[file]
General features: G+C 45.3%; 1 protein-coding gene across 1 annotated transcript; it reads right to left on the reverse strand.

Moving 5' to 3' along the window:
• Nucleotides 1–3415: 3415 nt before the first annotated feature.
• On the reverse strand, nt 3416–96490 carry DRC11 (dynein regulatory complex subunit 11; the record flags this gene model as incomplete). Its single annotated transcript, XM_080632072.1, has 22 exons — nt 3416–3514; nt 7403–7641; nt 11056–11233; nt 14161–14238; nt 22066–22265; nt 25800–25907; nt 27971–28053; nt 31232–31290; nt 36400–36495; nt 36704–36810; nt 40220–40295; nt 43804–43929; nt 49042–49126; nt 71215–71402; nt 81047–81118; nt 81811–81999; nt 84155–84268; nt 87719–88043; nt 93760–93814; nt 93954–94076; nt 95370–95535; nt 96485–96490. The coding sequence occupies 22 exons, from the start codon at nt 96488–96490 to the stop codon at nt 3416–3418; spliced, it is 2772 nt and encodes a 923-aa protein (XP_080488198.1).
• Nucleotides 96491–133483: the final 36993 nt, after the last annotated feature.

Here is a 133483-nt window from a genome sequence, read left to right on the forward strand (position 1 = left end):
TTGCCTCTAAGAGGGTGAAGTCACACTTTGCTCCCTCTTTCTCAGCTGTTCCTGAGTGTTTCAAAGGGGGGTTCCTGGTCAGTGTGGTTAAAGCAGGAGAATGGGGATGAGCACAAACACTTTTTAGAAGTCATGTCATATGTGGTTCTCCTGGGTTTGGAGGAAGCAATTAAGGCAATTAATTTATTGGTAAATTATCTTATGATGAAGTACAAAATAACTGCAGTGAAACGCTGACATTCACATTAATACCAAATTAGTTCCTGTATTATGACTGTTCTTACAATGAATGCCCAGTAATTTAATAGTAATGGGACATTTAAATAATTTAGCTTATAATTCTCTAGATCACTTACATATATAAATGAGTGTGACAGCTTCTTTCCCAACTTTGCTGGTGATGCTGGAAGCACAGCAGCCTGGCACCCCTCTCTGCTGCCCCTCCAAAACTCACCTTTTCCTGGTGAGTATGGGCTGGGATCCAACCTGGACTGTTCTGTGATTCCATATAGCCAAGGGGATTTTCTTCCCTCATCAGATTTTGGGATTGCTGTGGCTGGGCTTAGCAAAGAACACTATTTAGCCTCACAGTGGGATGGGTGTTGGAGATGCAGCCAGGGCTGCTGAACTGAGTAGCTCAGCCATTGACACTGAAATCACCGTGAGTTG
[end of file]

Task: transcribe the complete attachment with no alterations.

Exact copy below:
General features: G+C 45.3%; 1 protein-coding gene across 1 annotated transcript; it reads right to left on the reverse strand.

Moving 5' to 3' along the window:
• Nucleotides 1–3415: 3415 nt before the first annotated feature.
• On the reverse strand, nt 3416–96490 carry DRC11 (dynein regulatory complex subunit 11; the record flags this gene model as incomplete). Its single annotated transcript, XM_080632072.1, has 22 exons — nt 3416–3514; nt 7403–7641; nt 11056–11233; nt 14161–14238; nt 22066–22265; nt 25800–25907; nt 27971–28053; nt 31232–31290; nt 36400–36495; nt 36704–36810; nt 40220–40295; nt 43804–43929; nt 49042–49126; nt 71215–71402; nt 81047–81118; nt 81811–81999; nt 84155–84268; nt 87719–88043; nt 93760–93814; nt 93954–94076; nt 95370–95535; nt 96485–96490. The coding sequence occupies 22 exons, from the start codon at nt 96488–96490 to the stop codon at nt 3416–3418; spliced, it is 2772 nt and encodes a 923-aa protein (XP_080488198.1).
• Nucleotides 96491–133483: the final 36993 nt, after the last annotated feature.

Here is a 133483-nt window from a genome sequence, read left to right on the forward strand (position 1 = left end):
TTGCCTCTAAGAGGGTGAAGTCACACTTTGCTCCCTCTTTCTCAGCTGTTCCTGAGTGTTTCAAAGGGGGGTTCCTGGTCAGTGTGGTTAAAGCAGGAGAATGGGGATGAGCACAAACACTTTTTAGAAGTCATGTCATATGTGGTTCTCCTGGGTTTGGAGGAAGCAATTAAGGCAATTAATTTATTGGTAAATTATCTTATGATGAAGTACAAAATAACTGCAGTGAAACGCTGACATTCACATTAATACCAAATTAGTTCCTGTATTATGACTGTTCTTACAATGAATGCCCAGTAATTTAATAGTAATGGGACATTTAAATAATTTAGCTTATAATTCTCTAGATCACTTACATATATAAATGAGTGTGACAGCTTCTTTCCCAACTTTGCTGGTGATGCTGGAAGCACAGCAGCCTGGCACCCCTCTCTGCTGCCCCTCCAAAACTCACCTTTTCCTGGTGAGTATGGGCTGGGATCCAACCTGGACTGTTCTGTGATTCCATATAGCCAAGGGGATTTTCTTCCCTCATCAGATTTTGGGATTGCTGTGGCTGGGCTTAGCAAAGAACACTATTTAGCCTCACAGTGGGATGGGTGTTGGAGATGCAGCCAGGGCTGCTGAACTGAGTAGCTCAGCCATTGACACTGAAATCACCGTGAGTTG